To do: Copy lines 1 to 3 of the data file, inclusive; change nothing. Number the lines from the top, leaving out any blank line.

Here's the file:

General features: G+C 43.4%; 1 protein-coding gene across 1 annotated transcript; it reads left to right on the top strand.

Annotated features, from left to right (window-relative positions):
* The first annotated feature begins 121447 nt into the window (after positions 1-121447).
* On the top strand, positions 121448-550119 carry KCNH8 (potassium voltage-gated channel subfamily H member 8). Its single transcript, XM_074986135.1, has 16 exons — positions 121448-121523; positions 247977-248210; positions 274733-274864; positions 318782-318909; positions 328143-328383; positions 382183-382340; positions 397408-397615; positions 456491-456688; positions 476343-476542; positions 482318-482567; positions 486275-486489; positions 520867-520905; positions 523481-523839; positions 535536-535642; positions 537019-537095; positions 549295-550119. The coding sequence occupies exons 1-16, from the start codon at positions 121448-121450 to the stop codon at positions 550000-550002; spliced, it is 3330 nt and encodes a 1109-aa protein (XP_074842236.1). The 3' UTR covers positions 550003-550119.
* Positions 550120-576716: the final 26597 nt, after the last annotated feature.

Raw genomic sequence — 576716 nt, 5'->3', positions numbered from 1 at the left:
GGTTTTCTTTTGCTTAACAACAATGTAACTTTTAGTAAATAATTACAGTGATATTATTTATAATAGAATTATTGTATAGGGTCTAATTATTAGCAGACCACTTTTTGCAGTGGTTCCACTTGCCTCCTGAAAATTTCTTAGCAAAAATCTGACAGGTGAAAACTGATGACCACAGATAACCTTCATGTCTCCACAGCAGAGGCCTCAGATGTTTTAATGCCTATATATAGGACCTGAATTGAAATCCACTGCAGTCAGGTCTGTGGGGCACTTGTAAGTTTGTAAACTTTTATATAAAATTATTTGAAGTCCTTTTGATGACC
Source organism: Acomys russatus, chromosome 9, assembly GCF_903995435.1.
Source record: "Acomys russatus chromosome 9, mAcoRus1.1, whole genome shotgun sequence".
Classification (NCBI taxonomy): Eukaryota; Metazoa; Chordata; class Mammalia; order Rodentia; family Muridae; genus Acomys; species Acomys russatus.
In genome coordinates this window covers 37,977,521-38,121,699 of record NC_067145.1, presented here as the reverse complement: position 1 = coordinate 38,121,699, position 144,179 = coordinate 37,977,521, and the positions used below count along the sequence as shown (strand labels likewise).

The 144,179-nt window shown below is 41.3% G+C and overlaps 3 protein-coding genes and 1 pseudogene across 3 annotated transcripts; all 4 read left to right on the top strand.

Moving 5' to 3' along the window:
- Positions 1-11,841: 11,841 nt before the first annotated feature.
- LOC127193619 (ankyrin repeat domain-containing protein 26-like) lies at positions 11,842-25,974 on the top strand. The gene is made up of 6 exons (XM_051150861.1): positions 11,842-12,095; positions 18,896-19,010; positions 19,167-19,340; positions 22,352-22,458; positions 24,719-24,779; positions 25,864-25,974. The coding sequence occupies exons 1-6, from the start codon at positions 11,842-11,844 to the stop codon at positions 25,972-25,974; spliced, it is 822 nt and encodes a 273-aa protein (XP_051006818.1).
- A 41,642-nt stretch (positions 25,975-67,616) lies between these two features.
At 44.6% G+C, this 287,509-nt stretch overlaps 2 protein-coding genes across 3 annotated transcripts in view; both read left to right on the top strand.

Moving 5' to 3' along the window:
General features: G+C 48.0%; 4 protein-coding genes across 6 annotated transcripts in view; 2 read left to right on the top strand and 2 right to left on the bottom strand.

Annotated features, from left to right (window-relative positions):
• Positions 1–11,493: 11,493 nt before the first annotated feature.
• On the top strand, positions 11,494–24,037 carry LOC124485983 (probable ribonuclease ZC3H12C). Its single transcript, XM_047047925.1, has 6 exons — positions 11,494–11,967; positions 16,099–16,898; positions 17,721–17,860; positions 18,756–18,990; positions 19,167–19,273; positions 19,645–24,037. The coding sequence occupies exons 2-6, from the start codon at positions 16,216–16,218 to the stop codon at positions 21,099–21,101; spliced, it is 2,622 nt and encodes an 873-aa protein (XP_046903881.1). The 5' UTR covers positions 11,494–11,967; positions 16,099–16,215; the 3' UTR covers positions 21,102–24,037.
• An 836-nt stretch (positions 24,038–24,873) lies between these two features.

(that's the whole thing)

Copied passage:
General features: G+C 43.4%; 1 protein-coding gene across 1 annotated transcript; it reads left to right on the top strand.

Annotated features, from left to right (window-relative positions):
* The first annotated feature begins 121447 nt into the window (after positions 1-121447).